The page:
The newest B.P.R.D. arc focuses on the strange bag of ectoplasmic gas that is Johann Kraus. With a confrontation looming in the frozen north, how will the corporeally-challenged medium handle his newfound responsibilities as a B.P.R.D. leader?

Story by: Mike Mignola & John Arcudi
Art by: James Harren
Colors by: Dave Stewart
Letters by: Clem Robins
Cover art by: Duncan Fegredo with David Stewart
Editor: Scott Allie
Publisher: Dark Horse Comics
Price: $3.50

Previously, in B.P.R.D. Hell On Earth: While helping the Russian equivalent of the B.P.R.D. fight off one of several apocalyptic monsters plaguing the globe, ectoplasmic entity Johann Kraus received an improved containment suit. Meanwhile, agent Abe Sapien is comatose, Dr. Corrigan is in Britain and the old mummy Panya is being creepy again.

The insistence on treating each story arc of B.P.R.D. as a miniseries sometimes doesn’t play out too well. The Long Death follows immediately after the Russia miniseries, but also demands a familiarity with the New World storyline involving Captain Daimio’s Sasketchewan sojourn. If you’ve got those stories under your belt, you’ll be well-equipped to enjoy this issue. And if you’re not, check ‘em out – B.P.R.D. is consistently enjoyable, if you know what’s going on.


The Long Death starts out promisingly with an enjoyably stomach-churning sequence with Johann Kraus at the center. It seems that this arc will be about Kraus finally confronting Ben Daimio for destroying Kraus’s host body way back in the Killing Ground series. Kraus’s new suit seems to allow him a more human-like living situation, as he gleefully celebrates having a horrible nightmare for being proof that he can finally sleep. Mignola and Arcudi work a tight plot this issue, with the action moving quickly to propel Johann out into the field and into an explosive ending. There is a story beat that’s a little too war movie cliche where one of the tactical team members reveals she is a new mother, but the script manages to wring enough emotion from the moment to earn it. This is taut storytelling, perhaps a little too brisk, but it entertains with nary a dull moment.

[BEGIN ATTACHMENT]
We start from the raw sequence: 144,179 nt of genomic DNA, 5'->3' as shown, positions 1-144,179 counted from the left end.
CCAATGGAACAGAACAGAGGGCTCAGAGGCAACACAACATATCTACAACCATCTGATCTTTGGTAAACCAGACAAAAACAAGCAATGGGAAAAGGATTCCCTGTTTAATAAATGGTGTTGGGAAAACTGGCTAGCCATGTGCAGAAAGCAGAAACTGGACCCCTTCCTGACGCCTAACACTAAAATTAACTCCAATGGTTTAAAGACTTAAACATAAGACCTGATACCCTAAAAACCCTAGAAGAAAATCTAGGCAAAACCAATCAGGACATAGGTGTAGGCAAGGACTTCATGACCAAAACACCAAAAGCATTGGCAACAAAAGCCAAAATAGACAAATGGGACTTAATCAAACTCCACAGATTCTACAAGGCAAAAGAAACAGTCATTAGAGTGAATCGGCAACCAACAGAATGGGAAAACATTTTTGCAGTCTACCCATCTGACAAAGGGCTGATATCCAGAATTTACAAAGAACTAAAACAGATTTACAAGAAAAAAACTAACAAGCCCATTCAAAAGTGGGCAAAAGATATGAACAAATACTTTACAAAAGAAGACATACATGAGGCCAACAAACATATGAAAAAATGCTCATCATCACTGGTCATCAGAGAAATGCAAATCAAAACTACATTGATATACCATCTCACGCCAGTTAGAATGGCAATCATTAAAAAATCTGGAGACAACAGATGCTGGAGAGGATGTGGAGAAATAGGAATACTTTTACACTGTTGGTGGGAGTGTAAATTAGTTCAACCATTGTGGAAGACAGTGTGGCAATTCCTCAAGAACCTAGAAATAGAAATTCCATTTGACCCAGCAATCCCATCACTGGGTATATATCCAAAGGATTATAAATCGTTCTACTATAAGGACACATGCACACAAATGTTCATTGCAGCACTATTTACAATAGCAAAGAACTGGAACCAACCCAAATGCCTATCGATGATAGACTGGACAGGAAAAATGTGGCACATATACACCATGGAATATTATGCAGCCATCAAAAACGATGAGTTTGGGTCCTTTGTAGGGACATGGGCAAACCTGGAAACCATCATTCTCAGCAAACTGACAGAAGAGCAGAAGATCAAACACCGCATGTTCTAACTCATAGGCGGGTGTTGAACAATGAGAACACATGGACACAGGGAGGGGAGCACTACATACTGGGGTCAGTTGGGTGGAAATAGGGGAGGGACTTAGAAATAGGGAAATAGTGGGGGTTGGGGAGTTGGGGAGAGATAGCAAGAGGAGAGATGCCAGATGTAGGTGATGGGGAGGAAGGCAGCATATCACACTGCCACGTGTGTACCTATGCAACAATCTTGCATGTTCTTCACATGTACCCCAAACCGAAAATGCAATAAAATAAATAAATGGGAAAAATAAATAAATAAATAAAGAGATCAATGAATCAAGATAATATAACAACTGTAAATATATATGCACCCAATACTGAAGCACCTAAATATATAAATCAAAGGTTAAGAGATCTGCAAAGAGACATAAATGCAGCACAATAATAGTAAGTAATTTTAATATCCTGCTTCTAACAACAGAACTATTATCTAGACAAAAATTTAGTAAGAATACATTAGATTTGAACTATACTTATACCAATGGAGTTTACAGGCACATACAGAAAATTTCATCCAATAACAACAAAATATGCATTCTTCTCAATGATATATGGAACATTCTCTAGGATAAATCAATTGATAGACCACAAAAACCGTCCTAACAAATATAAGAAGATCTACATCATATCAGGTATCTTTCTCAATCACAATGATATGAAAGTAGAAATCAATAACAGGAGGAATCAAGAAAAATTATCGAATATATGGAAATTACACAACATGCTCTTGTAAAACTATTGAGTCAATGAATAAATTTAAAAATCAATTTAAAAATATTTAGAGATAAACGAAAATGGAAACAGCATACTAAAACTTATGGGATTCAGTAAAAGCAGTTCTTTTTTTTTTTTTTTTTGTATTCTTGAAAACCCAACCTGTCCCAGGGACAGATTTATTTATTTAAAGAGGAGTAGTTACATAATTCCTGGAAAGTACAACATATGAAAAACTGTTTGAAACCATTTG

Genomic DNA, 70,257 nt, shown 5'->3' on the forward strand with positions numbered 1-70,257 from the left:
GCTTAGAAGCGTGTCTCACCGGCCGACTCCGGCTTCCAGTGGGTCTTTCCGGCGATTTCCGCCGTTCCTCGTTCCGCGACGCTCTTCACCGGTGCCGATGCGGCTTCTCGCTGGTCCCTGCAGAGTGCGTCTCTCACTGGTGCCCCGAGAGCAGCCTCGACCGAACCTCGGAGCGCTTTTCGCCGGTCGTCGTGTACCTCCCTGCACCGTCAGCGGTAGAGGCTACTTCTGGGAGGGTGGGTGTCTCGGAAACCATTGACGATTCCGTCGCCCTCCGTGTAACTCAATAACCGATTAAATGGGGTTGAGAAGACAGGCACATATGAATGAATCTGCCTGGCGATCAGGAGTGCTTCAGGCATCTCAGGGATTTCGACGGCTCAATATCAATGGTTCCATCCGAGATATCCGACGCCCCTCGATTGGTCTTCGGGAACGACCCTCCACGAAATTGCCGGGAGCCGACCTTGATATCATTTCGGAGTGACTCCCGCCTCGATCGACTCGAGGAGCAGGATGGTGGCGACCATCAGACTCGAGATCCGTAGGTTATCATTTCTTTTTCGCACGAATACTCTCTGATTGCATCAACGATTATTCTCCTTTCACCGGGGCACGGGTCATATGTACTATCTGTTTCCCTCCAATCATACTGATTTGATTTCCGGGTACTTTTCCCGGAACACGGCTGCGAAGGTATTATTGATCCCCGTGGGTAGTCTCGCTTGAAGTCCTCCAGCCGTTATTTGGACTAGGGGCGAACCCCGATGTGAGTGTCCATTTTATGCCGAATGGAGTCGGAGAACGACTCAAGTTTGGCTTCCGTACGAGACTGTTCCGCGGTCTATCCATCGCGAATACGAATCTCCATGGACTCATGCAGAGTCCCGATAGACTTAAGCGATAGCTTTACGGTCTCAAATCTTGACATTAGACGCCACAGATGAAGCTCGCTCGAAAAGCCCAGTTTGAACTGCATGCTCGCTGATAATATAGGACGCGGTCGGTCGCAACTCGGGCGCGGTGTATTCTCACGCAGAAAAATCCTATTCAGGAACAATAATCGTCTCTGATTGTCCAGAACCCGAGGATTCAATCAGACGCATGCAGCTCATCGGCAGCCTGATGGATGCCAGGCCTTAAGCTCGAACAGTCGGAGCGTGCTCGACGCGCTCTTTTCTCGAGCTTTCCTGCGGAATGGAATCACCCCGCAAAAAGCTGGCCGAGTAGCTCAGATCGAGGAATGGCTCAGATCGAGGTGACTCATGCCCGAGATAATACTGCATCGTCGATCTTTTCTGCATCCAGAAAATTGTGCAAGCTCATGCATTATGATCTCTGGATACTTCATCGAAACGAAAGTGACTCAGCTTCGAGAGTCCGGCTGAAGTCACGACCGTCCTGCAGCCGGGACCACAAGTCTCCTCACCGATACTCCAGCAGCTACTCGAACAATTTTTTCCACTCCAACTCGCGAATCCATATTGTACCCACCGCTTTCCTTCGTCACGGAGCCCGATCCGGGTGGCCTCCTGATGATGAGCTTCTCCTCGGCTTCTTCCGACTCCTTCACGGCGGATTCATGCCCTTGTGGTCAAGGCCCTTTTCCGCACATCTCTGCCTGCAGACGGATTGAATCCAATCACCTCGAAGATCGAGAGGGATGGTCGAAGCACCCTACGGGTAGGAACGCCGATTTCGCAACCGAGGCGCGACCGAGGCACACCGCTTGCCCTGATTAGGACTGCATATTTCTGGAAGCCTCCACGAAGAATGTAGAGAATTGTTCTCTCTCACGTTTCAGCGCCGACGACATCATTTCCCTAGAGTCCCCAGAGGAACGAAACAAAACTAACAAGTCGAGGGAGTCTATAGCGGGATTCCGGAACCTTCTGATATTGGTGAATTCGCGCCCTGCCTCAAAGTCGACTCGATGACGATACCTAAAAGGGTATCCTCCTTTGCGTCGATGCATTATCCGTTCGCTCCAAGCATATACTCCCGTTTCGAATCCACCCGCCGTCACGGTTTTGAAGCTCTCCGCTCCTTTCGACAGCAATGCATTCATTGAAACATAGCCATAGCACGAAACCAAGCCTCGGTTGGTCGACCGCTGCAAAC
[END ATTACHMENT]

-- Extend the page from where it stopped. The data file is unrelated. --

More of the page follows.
I did not catch James Harren’s work on Abe Sapien: The Devil Does Not Jest, but based on what he did with this issue, I think I am going to have to track it down. Harren’s artwork elevates the narrative from merely good to something else entirely. His style is a little more solid than that employed by B.P.R.D. regulars like Guy Davis and Tyler Crook – it’s less sketchy and slashy, more rounded and cartoony. There’s more detail and his characters’ faces are more expressive, and Harren expresses a good sense of motion throughout. Most impressively, in this issue, Harren produces some truly nightmarish images. It’s bloody, gory stuff, and Harren draws it well. I am a huge Guy Davis fan, and with this issue, James Harren proved he can fill some big shoes. I’m excited to see what he’ll bring to the next few issues.


The Dark Horse’s B.P.R.D. line consistently puts out some of the best stuff in comics, and it fills a horror-themed comics niche that few of the other big publishers were doing well (up until Animal Man and Swamp Thing). Right now isn’t the most forgiving time for new readers storyline-wise, but it is definitely worth it to catch up to what is going on presently in the Hellboy universe. The Long Death is a strong start to what promises to be another great arc, and it’s a chance to see fiery new talent James Harren at work. B.P.R.D. Hell On Earth: The Long Death #1 earns itself a grand four out of five stars.

Rating: ★★★★☆


About Author

George Chimples comes from the far future, where comics are outlawed and only outlaws read comics. In an effort to prevent that horrible dystopia from ever coming into being, he has bravely traveled to the past in an attempt to change the future by ensuring that comics are good. Please do not talk to him about grandfather paradoxes. He likes his comics to be witty, trashy fun with slightly less pulp than a freshly squeezed glass of OJ. George’s favorite comic writers are Warren Ellis and Grant Morrison, while his preferred artists are Guy Davis and Chris Bachalo, He loves superheroes, but also enjoys horror, science fiction, and war comics. You can follow him @TheChimples on Twitter for his ramblings regarding comics, Cleveland sports, and nonsense.

1 Comment

  1. Loved the art and story. This is my first foray into the Mignola-verse, but I can tell that now I have to dive in to all the great stuff I’ve missed out on.

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